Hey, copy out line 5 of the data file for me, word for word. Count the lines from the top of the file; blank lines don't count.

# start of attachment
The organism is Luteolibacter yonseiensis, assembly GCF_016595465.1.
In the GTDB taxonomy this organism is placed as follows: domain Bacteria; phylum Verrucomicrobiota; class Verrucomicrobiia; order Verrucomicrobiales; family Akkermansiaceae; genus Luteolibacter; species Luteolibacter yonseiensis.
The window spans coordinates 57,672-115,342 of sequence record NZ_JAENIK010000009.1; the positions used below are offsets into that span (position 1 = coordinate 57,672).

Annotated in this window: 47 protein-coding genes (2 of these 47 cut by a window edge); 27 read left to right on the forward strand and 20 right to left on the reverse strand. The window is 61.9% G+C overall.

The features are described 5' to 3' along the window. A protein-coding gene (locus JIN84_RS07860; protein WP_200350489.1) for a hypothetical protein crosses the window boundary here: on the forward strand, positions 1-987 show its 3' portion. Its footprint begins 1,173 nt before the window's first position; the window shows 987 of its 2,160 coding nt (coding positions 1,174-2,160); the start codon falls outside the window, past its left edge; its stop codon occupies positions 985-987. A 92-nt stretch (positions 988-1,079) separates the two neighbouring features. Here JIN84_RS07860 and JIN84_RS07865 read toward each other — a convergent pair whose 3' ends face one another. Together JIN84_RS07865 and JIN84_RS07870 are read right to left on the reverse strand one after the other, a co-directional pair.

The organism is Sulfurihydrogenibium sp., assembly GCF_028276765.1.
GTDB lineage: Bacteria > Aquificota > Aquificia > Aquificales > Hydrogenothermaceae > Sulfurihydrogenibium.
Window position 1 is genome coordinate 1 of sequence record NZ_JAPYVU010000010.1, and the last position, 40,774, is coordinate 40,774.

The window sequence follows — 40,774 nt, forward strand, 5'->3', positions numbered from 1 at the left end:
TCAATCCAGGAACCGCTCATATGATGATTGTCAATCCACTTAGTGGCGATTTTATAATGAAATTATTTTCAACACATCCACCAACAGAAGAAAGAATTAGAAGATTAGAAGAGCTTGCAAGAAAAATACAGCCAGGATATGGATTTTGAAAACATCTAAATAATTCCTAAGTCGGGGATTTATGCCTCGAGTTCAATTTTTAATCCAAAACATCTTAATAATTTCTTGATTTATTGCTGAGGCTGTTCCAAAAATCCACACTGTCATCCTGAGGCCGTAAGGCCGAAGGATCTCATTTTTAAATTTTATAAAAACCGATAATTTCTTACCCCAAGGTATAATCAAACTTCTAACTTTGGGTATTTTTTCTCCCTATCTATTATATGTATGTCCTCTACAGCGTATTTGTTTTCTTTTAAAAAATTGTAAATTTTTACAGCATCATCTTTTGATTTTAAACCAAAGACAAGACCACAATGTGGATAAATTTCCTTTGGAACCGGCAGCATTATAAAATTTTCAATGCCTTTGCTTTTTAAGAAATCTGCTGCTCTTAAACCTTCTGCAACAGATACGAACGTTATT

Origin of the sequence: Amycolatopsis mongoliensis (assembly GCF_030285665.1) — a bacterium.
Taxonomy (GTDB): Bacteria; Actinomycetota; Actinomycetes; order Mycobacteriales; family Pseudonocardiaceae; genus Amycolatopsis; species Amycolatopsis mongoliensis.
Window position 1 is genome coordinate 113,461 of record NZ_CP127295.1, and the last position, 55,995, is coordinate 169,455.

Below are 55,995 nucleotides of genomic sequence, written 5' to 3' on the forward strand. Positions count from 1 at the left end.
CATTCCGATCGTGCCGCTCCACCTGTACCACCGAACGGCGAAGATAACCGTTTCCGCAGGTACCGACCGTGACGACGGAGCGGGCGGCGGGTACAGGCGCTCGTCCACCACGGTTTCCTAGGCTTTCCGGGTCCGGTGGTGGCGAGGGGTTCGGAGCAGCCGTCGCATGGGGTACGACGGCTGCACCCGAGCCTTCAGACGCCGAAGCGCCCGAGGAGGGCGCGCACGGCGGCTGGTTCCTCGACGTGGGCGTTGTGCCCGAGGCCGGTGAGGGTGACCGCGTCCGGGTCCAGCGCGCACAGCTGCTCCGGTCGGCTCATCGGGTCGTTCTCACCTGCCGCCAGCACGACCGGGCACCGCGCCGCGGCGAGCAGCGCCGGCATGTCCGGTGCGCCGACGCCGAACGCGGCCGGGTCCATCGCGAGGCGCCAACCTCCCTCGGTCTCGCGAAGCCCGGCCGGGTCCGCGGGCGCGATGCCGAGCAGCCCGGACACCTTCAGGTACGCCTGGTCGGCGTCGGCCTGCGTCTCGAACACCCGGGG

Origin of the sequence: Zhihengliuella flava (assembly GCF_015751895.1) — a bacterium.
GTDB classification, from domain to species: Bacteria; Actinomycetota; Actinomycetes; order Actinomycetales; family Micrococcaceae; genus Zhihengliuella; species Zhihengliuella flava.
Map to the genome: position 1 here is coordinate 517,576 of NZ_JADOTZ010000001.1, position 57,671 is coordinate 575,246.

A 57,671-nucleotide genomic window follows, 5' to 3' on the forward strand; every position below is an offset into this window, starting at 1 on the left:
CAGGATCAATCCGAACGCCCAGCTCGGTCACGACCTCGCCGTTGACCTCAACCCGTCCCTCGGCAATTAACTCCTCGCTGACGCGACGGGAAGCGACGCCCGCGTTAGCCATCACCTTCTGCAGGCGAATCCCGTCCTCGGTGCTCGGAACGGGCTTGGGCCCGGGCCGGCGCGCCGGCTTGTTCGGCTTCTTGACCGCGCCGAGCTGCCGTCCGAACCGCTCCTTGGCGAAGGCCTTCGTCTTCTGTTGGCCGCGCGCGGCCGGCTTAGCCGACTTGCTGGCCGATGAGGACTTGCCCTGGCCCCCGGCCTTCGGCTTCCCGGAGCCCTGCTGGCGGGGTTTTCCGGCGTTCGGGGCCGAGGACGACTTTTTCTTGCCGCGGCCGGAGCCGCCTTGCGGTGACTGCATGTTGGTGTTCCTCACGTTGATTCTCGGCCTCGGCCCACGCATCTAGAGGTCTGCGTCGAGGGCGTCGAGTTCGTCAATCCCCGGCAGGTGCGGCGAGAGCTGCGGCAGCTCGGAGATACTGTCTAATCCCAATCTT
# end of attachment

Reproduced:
The features are described 5' to 3' along the window. A protein-coding gene (locus JIN84_RS07860; protein WP_200350489.1) for a hypothetical protein crosses the window boundary here: on the forward strand, positions 1-987 show its 3' portion. Its footprint begins 1,173 nt before the window's first position; the window shows 987 of its 2,160 coding nt (coding positions 1,174-2,160); the start codon falls outside the window, past its left edge; its stop codon occupies positions 985-987. A 92-nt stretch (positions 988-1,079) separates the two neighbouring features. Here JIN84_RS07860 and JIN84_RS07865 read toward each other — a convergent pair whose 3' ends face one another. Together JIN84_RS07865 and JIN84_RS07870 are read right to left on the reverse strand one after the other, a co-directional pair.